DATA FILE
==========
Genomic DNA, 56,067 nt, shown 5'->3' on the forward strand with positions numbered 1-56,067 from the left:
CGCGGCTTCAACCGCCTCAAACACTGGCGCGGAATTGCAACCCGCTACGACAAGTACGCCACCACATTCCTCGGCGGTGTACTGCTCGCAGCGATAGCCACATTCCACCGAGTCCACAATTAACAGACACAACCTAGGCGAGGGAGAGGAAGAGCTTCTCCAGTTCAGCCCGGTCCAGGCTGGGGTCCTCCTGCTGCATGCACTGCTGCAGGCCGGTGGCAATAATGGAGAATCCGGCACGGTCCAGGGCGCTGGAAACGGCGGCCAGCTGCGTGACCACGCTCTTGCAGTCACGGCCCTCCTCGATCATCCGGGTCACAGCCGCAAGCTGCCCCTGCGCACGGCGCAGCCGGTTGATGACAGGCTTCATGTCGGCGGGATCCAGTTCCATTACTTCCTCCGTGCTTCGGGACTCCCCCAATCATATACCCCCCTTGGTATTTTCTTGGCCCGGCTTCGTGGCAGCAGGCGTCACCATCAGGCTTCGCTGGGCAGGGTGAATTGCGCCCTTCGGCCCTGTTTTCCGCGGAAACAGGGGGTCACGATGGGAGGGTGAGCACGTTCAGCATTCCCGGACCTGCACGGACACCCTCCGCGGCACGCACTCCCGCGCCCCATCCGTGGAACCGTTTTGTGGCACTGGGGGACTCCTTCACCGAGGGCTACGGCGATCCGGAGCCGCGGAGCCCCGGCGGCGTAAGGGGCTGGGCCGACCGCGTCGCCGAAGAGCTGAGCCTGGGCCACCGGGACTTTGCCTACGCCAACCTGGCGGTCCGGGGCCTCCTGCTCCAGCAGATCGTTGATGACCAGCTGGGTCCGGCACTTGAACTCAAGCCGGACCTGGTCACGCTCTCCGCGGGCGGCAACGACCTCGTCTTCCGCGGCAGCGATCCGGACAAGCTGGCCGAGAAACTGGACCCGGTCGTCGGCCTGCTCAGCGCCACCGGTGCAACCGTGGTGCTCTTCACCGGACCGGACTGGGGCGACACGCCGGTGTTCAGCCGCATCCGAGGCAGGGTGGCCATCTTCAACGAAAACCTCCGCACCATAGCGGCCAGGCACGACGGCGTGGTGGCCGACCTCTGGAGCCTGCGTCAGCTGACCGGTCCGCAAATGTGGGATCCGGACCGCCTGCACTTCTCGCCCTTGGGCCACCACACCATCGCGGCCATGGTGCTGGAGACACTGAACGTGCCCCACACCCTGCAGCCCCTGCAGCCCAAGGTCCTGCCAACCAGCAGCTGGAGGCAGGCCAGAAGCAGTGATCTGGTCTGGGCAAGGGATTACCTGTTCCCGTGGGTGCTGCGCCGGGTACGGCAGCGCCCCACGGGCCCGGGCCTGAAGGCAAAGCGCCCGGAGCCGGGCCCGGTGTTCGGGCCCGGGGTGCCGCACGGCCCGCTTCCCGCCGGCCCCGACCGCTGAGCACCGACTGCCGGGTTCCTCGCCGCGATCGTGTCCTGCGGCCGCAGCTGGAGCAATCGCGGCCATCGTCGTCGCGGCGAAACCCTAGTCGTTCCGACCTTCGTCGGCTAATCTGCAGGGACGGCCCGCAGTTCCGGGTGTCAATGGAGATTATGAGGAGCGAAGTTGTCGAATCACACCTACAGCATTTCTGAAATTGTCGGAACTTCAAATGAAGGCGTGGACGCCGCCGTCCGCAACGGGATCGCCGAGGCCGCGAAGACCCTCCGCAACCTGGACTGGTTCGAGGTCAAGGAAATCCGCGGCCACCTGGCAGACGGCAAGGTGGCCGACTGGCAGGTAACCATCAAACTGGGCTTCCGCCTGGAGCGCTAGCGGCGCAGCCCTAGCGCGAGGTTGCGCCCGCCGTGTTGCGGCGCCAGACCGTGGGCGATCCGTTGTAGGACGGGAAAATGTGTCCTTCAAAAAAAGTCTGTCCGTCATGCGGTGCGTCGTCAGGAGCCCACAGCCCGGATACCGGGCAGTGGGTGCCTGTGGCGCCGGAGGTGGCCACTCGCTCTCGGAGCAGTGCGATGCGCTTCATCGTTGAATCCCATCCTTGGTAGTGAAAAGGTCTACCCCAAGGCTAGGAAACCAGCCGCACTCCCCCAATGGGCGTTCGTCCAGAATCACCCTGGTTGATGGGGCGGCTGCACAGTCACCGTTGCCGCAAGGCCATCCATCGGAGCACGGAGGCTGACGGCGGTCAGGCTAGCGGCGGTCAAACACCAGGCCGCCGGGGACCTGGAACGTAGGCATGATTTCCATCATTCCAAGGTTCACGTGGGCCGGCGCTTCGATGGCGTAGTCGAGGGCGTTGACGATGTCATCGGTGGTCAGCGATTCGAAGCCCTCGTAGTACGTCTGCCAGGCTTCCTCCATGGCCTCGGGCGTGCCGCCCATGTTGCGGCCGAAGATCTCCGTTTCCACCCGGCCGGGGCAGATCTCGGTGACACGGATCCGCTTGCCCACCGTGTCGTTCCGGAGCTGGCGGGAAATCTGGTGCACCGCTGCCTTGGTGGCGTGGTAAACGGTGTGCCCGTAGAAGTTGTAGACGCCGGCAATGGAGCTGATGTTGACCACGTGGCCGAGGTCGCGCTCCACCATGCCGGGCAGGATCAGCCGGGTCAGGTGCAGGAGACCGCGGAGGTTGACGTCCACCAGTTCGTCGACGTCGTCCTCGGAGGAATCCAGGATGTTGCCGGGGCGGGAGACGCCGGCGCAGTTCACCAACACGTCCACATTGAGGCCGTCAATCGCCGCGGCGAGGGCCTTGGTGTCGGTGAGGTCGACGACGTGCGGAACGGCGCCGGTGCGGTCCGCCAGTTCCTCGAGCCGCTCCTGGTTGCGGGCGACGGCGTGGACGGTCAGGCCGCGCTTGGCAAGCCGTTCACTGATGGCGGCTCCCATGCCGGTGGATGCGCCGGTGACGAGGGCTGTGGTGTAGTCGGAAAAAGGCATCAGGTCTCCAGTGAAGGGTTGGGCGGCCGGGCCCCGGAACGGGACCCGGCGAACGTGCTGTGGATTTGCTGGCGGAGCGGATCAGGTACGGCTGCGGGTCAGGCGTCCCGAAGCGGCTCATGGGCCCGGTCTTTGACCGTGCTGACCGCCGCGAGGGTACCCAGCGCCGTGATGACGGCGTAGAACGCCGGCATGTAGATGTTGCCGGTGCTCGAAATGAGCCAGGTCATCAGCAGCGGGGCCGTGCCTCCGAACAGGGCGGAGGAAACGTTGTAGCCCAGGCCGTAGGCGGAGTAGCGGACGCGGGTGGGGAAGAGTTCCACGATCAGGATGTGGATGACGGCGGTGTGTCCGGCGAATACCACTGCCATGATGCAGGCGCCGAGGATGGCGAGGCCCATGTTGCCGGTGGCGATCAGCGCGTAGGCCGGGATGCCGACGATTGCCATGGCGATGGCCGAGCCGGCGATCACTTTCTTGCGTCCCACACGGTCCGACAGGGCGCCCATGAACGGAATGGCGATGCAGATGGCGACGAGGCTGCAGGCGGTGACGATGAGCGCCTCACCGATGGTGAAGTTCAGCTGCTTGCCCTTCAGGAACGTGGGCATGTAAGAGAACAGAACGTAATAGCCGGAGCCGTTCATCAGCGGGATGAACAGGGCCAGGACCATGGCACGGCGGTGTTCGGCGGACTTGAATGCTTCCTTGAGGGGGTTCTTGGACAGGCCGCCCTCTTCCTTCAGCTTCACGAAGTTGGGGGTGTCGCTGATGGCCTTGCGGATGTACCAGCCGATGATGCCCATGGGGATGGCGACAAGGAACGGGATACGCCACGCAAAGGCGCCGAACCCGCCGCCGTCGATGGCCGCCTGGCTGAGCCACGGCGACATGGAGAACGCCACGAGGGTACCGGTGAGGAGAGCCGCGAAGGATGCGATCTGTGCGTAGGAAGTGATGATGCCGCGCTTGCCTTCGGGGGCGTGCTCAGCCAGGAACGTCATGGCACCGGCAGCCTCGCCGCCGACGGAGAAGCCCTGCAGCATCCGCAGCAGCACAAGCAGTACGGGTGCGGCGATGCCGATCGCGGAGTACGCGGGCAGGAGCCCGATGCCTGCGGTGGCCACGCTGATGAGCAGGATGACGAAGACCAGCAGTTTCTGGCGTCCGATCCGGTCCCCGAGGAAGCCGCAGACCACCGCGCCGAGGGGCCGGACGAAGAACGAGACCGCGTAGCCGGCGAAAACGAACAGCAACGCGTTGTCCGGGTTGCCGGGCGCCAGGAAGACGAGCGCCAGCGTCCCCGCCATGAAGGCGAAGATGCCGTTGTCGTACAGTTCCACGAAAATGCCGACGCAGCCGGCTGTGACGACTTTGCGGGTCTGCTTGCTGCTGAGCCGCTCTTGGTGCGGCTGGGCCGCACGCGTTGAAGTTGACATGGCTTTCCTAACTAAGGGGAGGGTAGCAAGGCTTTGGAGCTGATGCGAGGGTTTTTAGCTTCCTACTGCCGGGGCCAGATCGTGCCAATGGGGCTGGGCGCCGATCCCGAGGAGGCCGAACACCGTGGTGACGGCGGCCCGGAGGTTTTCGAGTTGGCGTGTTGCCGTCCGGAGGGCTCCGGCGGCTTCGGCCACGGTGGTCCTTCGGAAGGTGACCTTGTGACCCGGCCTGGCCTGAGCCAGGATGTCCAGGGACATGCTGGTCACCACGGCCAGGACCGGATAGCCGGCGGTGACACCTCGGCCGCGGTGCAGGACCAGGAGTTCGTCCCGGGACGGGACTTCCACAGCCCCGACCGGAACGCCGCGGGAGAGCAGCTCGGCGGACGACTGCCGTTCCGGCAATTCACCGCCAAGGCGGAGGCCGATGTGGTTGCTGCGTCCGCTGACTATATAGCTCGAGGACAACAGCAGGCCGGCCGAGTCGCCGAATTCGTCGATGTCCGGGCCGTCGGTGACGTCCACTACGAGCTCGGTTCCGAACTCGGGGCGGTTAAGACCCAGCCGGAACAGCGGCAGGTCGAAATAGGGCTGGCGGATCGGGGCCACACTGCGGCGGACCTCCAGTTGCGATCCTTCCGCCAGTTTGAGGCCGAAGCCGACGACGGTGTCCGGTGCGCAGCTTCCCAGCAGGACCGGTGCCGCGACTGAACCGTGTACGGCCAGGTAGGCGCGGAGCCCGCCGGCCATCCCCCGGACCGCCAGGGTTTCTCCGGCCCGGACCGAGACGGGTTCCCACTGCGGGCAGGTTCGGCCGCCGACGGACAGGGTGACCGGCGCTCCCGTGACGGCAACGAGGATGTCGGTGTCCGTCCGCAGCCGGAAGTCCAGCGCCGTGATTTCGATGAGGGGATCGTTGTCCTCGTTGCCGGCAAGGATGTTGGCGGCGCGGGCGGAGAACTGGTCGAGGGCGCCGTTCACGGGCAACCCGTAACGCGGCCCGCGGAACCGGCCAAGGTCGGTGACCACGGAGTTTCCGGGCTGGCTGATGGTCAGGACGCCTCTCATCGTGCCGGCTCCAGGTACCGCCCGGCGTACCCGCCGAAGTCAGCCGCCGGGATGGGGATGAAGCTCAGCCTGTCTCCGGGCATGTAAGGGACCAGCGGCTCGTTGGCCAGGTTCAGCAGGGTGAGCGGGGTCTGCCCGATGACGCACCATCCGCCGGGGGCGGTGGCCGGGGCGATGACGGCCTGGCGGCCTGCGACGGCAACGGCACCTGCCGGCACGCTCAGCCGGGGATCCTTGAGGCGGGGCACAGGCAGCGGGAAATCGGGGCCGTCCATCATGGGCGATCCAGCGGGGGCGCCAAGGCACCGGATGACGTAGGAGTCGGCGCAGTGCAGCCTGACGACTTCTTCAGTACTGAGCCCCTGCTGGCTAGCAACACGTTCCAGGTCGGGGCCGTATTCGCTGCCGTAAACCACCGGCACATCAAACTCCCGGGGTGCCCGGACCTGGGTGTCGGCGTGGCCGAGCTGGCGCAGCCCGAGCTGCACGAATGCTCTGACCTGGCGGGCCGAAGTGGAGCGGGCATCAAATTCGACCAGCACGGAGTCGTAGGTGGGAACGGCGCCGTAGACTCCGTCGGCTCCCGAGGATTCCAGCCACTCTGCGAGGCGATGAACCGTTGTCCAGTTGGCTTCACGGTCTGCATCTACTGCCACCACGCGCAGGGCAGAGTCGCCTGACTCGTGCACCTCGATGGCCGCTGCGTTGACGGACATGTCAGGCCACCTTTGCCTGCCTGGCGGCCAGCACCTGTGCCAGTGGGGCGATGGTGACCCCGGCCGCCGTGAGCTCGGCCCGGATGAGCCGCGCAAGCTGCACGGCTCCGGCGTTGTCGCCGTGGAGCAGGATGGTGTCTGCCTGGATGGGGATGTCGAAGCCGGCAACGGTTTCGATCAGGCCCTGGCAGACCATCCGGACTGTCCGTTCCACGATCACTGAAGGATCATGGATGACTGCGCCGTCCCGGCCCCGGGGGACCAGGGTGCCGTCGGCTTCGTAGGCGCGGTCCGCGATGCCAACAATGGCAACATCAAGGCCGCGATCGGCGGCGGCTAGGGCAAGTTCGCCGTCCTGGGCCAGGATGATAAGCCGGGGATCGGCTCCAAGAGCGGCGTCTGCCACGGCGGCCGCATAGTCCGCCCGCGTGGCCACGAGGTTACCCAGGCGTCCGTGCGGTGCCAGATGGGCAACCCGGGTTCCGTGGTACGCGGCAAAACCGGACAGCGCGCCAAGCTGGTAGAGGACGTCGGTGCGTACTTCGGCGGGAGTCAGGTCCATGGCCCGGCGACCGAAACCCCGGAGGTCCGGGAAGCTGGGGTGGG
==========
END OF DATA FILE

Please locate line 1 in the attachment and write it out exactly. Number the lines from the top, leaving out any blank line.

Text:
Genomic DNA, 56,067 nt, shown 5'->3' on the forward strand with positions numbered 1-56,067 from the left: